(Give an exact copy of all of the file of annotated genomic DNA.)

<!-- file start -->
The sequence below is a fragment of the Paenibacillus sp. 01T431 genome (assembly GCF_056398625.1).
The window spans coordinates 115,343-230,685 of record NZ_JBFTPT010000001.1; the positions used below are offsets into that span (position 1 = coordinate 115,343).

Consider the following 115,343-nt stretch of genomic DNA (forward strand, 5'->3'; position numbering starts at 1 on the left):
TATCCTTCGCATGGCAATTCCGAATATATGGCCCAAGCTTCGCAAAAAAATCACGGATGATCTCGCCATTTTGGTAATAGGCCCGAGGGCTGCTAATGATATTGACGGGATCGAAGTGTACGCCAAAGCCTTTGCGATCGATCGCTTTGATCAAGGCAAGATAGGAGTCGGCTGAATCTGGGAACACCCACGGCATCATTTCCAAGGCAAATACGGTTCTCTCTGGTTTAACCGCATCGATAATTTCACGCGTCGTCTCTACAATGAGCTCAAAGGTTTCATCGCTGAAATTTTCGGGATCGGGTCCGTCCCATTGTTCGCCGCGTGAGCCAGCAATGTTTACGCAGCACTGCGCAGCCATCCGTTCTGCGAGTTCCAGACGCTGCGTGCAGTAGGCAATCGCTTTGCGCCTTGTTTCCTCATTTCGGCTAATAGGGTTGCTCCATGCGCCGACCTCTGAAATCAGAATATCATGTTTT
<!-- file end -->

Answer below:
The sequence below is a fragment of the Paenibacillus sp. 01T431 genome (assembly GCF_056398625.1).
The window spans coordinates 115,343-230,685 of record NZ_JBFTPT010000001.1; the positions used below are offsets into that span (position 1 = coordinate 115,343).

Consider the following 115,343-nt stretch of genomic DNA (forward strand, 5'->3'; position numbering starts at 1 on the left):
TATCCTTCGCATGGCAATTCCGAATATATGGCCCAAGCTTCGCAAAAAAATCACGGATGATCTCGCCATTTTGGTAATAGGCCCGAGGGCTGCTAATGATATTGACGGGATCGAAGTGTACGCCAAAGCCTTTGCGATCGATCGCTTTGATCAAGGCAAGATAGGAGTCGGCTGAATCTGGGAACACCCACGGCATCATTTCCAAGGCAAATACGGTTCTCTCTGGTTTAACCGCATCGATAATTTCACGCGTCGTCTCTACAATGAGCTCAAAGGTTTCATCGCTGAAATTTTCGGGATCGGGTCCGTCCCATTGTTCGCCGCGTGAGCCAGCAATGTTTACGCAGCACTGCGCAGCCATCCGTTCTGCGAGTTCCAGACGCTGCGTGCAGTAGGCAATCGCTTTGCGCCTTGTTTCCTCATTTCGGCTAATAGGGTTGCTCCATGCGCCGACCTCTGAAATCAGAATATCATGTTTT